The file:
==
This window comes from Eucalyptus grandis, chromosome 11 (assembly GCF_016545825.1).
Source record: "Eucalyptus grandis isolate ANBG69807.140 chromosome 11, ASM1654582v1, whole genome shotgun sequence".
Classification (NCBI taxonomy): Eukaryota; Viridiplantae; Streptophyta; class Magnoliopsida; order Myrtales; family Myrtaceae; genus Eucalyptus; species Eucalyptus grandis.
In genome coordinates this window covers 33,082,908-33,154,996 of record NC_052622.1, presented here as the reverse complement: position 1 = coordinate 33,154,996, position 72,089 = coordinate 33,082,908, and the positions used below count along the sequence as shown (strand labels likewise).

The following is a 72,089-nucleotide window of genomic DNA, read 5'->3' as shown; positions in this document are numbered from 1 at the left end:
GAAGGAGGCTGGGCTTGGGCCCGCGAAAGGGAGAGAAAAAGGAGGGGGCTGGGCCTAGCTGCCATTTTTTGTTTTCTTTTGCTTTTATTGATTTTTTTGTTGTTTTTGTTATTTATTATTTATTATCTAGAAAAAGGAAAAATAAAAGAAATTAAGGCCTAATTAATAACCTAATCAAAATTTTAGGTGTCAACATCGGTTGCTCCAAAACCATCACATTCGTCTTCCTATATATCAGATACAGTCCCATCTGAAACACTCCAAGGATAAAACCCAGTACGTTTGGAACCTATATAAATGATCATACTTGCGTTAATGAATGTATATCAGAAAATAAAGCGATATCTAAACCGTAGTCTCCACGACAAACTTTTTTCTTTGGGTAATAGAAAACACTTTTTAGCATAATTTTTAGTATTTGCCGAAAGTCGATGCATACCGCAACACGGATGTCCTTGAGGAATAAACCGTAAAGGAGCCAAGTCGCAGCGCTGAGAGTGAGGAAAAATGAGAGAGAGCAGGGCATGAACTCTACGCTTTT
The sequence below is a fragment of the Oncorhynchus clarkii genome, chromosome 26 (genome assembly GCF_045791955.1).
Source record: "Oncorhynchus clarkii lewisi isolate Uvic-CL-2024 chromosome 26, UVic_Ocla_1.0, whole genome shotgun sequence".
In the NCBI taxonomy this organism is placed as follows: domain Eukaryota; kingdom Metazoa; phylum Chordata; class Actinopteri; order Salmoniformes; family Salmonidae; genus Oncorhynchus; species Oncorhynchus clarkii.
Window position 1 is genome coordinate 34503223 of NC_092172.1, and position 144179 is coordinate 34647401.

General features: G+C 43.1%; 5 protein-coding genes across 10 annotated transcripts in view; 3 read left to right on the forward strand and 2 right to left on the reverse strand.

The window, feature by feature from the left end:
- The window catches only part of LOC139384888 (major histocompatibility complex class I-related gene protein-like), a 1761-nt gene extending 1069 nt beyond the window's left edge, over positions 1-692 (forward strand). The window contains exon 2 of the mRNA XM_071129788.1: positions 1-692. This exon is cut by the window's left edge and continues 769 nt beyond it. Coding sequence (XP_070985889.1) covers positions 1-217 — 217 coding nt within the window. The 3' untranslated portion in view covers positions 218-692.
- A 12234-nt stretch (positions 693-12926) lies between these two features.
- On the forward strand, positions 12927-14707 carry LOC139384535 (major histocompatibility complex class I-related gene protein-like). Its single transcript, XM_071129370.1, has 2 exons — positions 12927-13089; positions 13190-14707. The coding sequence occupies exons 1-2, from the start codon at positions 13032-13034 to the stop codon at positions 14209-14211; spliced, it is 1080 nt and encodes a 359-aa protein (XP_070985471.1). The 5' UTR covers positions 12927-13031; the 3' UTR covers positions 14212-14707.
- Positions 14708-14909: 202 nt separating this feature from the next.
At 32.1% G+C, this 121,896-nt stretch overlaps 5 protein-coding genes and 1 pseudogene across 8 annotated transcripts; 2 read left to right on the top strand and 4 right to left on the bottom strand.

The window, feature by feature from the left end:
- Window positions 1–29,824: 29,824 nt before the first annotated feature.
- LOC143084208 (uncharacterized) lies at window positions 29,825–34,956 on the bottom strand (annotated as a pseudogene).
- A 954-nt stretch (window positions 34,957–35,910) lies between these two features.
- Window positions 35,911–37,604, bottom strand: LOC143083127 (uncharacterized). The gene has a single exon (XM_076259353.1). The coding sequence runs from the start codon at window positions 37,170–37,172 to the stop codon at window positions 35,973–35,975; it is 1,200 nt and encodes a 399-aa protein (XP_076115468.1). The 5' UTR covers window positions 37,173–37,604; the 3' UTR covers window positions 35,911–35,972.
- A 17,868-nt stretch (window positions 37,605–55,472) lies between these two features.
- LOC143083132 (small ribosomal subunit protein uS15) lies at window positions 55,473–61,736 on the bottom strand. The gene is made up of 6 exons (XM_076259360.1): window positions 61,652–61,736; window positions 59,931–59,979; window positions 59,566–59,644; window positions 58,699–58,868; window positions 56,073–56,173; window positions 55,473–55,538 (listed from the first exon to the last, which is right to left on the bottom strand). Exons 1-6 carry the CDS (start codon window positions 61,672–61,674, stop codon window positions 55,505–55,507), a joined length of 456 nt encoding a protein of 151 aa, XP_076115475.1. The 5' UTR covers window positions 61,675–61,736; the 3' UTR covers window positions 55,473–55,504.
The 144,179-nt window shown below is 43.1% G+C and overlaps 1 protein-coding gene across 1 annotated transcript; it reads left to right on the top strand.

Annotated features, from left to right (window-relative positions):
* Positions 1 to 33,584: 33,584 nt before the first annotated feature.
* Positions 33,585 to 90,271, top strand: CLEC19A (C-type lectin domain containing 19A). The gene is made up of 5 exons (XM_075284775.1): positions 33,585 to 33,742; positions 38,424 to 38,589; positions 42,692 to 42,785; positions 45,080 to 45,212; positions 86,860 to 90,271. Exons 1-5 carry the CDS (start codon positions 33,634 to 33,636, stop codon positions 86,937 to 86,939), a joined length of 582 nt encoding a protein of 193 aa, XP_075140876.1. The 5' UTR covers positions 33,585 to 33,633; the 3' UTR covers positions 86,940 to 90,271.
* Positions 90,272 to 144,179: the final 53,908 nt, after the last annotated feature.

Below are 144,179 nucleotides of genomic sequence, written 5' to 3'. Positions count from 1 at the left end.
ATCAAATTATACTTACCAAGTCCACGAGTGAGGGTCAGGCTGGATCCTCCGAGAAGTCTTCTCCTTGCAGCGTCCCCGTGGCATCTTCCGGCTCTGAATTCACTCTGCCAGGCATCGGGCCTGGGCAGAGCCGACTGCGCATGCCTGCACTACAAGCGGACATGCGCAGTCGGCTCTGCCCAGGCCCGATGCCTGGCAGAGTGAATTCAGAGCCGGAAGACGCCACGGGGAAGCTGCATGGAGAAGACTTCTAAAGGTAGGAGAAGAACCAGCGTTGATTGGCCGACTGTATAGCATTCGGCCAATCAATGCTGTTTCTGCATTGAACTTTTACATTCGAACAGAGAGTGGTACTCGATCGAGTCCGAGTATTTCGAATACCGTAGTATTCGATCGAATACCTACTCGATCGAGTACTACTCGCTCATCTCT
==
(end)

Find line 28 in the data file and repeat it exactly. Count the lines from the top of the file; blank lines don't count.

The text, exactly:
* Positions 33,585 to 90,271, top strand: CLEC19A (C-type lectin domain containing 19A). The gene is made up of 5 exons (XM_075284775.1): positions 33,585 to 33,742; positions 38,424 to 38,589; positions 42,692 to 42,785; positions 45,080 to 45,212; positions 86,860 to 90,271. Exons 1-5 carry the CDS (start codon positions 33,634 to 33,636, stop codon positions 86,937 to 86,939), a joined length of 582 nt encoding a protein of 193 aa, XP_075140876.1. The 5' UTR covers positions 33,585 to 33,633; the 3' UTR covers positions 86,940 to 90,271.